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Here’s Why It Is Advisable to Plead Not Guilty in Your New York DUI Case


If you are facing DUI charges in New York, you may wonder what to do during your arraignment. Should you plead guilty, nolo contendere, or not guilty? While you have the right to enter any plea you wish at your DUI arraignment, it is usually best to plead not guilty. You should not assume that you cannot win your DUI case. People arrested and charged with DUI often assume that they cannot win their case because the breathalyzer test results and field sobriety tests indicate they were driving under the influence. For this reason, they plead guilty. Even if you think you are guilty, there are many reasons why you should not plead guilty or nolo contendere.

How the traffic stop was conducted is a major factor in your DUI case. Your case can be won or lost based on what the police did or failed to do during the traffic stop. A qualified DUI defense attorney can help you determine what police inactions or actions (if any) you can bring up in your case to help you achieve a favorable outcome. Below, we discuss how you can win your New York DUI case based on how the police officer conducted themselves during the traffic stop.

#1: The Police Officer Failed to Conduct the Traffic Stop Properly

In New York, the police cannot pull you over if they do not have reasonable suspicion. This generally means that an officer can only stop you if they have reason to believe you have committed a crime or traffic violation. After the police stop you, they need probable cause to arrest you. Probable cause is a higher standard than the standard of reasonable suspicion. If there was no reasonable suspicion to stop you and no probable cause to arrest you, the evidence against you may be dismissed, and your charges dropped.

#2: The Breathalyzer Device Was Not Properly Maintained

Sometimes, the breathalyzer devices that are used to test BAC levels are unreliable. For example, some breathalyzer devices are not correctly calibrated. If the breathalyzer device that was used to test your BAC was not properly maintained, it could lead to the BAC test results being considered inadmissible.

#3: The Officer Who Conducted the Breathalyzer Test Wasn’t Properly Trained

If the police officer who used the breathalyzer device on you was not properly trained in using the device, your attorney could attack the validity of the BAC test results. If your attorney can prove that the police officer lacked the necessary training, the BAC results could be considered inadmissible.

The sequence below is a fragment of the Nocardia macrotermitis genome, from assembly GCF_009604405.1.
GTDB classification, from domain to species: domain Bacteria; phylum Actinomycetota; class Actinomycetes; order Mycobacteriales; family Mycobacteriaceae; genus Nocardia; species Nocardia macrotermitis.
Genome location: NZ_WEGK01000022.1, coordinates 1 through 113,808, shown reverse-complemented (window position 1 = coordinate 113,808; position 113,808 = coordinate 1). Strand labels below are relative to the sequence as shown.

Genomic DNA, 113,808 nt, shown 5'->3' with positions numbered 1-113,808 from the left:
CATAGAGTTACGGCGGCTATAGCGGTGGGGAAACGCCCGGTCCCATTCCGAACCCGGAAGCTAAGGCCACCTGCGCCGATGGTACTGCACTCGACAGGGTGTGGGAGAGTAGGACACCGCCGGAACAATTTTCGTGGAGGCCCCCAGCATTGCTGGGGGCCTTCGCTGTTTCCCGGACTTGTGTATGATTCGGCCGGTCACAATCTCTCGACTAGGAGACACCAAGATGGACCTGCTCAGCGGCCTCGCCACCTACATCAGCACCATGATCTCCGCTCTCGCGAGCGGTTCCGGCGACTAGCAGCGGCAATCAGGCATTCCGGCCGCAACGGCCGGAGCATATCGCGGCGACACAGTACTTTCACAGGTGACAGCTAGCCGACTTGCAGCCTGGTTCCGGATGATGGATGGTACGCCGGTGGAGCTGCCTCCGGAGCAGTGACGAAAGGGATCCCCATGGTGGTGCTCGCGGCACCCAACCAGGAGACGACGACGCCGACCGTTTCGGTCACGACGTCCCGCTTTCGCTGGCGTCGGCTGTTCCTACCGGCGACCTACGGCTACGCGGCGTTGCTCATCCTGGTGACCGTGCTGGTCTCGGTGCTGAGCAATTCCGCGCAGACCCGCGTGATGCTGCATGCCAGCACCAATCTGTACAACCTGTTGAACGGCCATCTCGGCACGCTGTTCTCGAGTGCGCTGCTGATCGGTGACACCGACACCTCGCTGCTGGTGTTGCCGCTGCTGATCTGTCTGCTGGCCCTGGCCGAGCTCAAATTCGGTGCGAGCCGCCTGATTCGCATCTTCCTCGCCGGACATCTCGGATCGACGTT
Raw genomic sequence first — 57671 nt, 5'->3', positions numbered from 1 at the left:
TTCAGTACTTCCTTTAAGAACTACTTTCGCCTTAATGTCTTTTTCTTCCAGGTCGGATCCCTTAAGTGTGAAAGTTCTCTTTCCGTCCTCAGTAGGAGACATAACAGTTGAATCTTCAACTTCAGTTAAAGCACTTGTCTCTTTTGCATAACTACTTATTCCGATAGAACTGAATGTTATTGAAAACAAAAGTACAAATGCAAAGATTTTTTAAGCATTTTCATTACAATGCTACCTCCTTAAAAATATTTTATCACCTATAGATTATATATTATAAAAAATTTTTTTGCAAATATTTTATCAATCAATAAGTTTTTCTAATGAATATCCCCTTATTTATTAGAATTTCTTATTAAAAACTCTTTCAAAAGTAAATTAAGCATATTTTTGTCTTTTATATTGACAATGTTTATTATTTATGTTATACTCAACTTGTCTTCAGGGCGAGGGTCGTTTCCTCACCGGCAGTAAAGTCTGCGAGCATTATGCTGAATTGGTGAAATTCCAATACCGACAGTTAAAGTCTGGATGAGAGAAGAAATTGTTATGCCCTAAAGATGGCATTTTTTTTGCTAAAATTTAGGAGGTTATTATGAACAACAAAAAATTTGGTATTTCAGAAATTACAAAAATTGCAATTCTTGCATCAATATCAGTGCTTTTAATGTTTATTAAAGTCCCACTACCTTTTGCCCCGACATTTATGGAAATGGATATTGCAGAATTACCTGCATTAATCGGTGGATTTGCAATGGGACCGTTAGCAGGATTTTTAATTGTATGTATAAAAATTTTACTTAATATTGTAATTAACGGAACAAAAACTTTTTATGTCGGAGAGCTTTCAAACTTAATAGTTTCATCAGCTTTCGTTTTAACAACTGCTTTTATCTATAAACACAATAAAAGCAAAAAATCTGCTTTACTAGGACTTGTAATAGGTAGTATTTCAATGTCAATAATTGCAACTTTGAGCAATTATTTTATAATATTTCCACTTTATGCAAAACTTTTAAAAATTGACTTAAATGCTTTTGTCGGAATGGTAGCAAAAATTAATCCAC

#4: The Field Sobriety Tests Were Not Conducted Properly

If a field sobriety test is not conducted correctly, the test results cannot be accurate. If the field sobriety tests were improperly administered, your attorney can bring that up and argue that the test results cannot be trusted. To explain why you failed the field sobriety tests, your attorney could also bring up other issues, such as the officer’s intimidation, uneven surface conditions, poor lighting, bad weather, or poor footwear.

Contact an NYC DUI/DWUI/DWAI Attorney

If you are facing a DUI charge in New York and are awaiting arraignment, our qualified NYC DUI/DWUI/DWAI attorney can help you understand your options before you decide how to plead at your arraignment. Contact us today.

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"... Mr. Cohen's effort... in everything he has done before the Court, is A-Plus... [R]ecently, in another case... [before me], the result he achieved for his client... was quite impressive." Honorable Kenneth M. Karas, United States District Judge for the Southern District of New York.


"So I have very sophisticated counsel here and, Mr. Cohen, [your client] is very fortunate in having you as his attorney, and I hope he appreciates that." – Quote from the Honorable Denise L. Cote, United States District Judge for the Southern District of New York.


"As Mark Cohen, a defense lawyer who has tried cases throughout the city and was a prosecutor in the Bronx, pointed out, there is a saying among defense lawyers in New York." – As provided in the New York Times City Room Blog.

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